Some fan forums read that the season definitely has to be stopped. Do you think there could be a permanent withdrawal from football? That we will land again in the 80s? There were 15,000, 18,000 people in the stadium.
I am divided. There are many people who accept professional football as it has developed. We love football, somehow. He has grown dear to us. Of course, you try to do everything you can to make it the way it may have been. I regularly speak to people who say: man, we want to take care of our home club again. They go down to the district league and eat their sausages there, and it is cozy there and there is no stress, and that is football in its purest form – as we knew it as children or as we knew it from those who used to be in it played in a small club.
However, the reality is simply that football is the number one sport in the world, and I cannot imagine that it will no longer exist in this way. But of course it would be nice if you could turn the adjusting screws a bit.
Where would the screws be?
These sums would have to be reduced. And the clubs that are ultimately responsible for the whole system would have to change their concept fundamentally. You would have to build up reserves. That may be what the crisis could entail. They should say to themselves: man, we lived from hand to mouth. They have had insane sums of money, and in the best case a club has not only invested in legs, but occasionally also in stones.
But that does not generate a return, Mr. von Thurn and Taxis.
Yes, there is no return. Yes. You are right there. I don’t know about you, but it makes me speechless to say: Okay, we’ll continue to play with eight to ten clubs. The others live from hand to mouth. How do you see that?
Yes, they do because they are forced to keep up. And this scenario is really threatening.
The scenario threatens. I don’t want to speak of the third division or even lower classes. It is clear: there will be a number of clubs that cannot live on for months. That’s why we now come to the ghost games. I can understand very well that one says: We have to end the season somehow under all circumstances, and in order to make ends meet, we need ghost games. The different scenarios that you design – tournament mode and so on – are basically absurd. But it shows how urgent it is to keep things going.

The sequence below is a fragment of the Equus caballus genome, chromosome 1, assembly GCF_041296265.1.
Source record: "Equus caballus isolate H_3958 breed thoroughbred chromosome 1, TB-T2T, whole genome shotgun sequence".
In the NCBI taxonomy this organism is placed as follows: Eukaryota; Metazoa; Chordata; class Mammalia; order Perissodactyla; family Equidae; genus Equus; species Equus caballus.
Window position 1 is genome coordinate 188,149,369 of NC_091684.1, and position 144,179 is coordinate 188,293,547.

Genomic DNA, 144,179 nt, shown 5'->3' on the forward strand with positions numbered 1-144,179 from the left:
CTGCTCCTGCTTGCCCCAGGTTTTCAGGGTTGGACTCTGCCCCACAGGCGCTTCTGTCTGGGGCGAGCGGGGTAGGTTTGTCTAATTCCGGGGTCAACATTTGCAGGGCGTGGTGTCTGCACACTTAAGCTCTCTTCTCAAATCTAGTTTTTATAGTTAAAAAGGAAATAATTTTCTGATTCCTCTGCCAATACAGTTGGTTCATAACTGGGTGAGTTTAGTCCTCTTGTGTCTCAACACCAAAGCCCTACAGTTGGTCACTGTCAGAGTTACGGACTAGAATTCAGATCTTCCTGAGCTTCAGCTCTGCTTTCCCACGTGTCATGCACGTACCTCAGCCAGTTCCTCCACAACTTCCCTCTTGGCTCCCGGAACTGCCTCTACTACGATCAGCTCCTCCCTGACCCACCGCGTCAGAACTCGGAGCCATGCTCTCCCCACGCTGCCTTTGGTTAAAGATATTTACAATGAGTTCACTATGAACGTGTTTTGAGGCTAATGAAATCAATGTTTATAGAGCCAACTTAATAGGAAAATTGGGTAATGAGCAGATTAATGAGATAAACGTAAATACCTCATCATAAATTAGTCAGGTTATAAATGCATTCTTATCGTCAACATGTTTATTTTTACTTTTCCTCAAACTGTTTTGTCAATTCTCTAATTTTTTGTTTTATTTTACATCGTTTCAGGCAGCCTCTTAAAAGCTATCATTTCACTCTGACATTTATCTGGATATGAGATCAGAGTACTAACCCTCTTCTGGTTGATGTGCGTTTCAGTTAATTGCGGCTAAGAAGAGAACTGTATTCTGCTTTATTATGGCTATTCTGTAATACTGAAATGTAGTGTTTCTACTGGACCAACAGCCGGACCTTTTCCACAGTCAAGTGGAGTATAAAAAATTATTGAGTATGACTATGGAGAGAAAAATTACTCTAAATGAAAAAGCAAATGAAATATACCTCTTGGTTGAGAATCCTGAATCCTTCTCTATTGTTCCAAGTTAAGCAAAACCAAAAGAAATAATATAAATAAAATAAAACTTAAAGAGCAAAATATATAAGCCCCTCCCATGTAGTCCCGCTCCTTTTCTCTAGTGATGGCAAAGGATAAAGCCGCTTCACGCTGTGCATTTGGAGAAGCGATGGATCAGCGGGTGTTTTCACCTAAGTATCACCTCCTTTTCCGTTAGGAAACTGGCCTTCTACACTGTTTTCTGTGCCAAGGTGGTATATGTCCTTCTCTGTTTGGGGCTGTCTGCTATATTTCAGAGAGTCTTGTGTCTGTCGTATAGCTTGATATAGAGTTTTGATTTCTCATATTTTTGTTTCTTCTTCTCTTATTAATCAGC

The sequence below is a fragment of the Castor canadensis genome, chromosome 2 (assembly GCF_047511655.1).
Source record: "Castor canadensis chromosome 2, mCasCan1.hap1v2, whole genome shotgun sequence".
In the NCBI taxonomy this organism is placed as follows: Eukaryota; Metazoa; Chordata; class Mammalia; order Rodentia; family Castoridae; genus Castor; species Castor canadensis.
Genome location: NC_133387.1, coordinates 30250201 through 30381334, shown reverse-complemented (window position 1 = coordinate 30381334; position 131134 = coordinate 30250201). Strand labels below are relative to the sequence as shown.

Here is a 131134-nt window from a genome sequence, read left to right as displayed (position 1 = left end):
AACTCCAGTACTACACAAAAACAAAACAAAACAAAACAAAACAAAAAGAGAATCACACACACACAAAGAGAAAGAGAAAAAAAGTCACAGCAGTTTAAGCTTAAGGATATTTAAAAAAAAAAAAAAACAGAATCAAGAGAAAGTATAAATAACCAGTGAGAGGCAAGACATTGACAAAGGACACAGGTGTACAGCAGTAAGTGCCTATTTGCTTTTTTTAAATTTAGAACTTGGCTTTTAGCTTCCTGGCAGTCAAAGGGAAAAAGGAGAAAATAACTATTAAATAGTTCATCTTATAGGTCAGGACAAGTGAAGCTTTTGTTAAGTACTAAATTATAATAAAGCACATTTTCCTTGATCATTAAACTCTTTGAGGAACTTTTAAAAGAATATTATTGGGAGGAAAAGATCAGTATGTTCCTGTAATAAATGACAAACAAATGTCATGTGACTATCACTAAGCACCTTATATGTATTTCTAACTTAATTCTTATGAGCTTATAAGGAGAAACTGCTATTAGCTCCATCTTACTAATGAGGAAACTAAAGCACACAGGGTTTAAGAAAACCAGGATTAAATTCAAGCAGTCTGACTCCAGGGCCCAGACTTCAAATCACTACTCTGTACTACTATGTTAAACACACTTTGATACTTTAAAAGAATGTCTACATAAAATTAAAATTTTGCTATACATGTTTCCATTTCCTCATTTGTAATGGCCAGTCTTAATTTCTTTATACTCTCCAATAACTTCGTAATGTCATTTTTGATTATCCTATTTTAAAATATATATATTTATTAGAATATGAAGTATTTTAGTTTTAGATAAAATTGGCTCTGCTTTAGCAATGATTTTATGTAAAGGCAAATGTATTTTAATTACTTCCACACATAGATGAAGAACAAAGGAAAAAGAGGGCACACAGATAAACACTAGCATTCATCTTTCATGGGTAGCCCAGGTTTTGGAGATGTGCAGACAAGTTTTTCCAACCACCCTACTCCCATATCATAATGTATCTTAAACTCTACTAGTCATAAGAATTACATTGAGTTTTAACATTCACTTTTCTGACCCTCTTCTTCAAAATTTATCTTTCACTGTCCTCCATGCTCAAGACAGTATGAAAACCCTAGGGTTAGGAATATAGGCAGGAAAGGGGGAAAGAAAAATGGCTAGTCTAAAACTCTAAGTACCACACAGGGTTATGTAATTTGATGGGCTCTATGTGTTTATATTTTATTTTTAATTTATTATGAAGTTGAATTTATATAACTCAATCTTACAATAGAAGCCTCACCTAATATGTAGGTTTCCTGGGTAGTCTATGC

I think there are many starting points for criticism as far as the football business is concerned. Many say the players are overwhelmed. There are far too many games. And there is too much money. And many viewers are deeply frustrated. Ultimately, if you weren’t very knowledgeable, you could say it’s apocalyptic. It is ruining, as you just said. On the other hand, I don’t want to imagine that. Because soccer is so strong and because there are so many people who love soccer in a mysterious way, so I think that maybe, in a different form – but I can’t offer you a solution – , will go on. However, a point has been reached at which one really says: Yes, well, uh … It is high time that we started to think about how we will do this in the future.
Perplexity is a good opportunity to change your mind.
Yes! I believe that very well. However, if you hear the soccer bosses talking at the moment – they come along like the politicians. They are all in a crisis tunnel. It’s about survival. Out of necessity, you have to consider how to redesign football. If you look at Infantino (FIFA President, jW) sees – what else he wants! And then of course the question arises: Will Bayern Munich and Borussia Dortmund play in a superleague at some point? I think that will go in that direction. The background talks have been going on for a long time. Even if Rummenigge and Watzke (chief executive officer Bayern Munich and managing director Borussia Dortmund, jW) a little bit outside, I could imagine that we will have this super league in the foreseeable future.
That would be monopoly football.
Then the football would be finally removed from any traction. But that will also somehow continue. That is relatively difficult to imagine, but we have ridden ourselves into this situation with these sums. And I tell you very frankly: In the end, the television industry has to take responsibility for this. I have it with me Sky noticed. I was at the 1971 Bavarian radio started, and at that time the ARD Complicated negotiations with Wilhelm Neudecker, the president of FC Bayern, about whether you could broadcast a European Cup game for 200,000 Deutschmarks. And I saw how all the sums went up as a result. Even then we asked ourselves: How is that going to continue? And now (laughs) we are where we are.
But you see, Mr. Roth: In the end, football can only be tamed by a virus.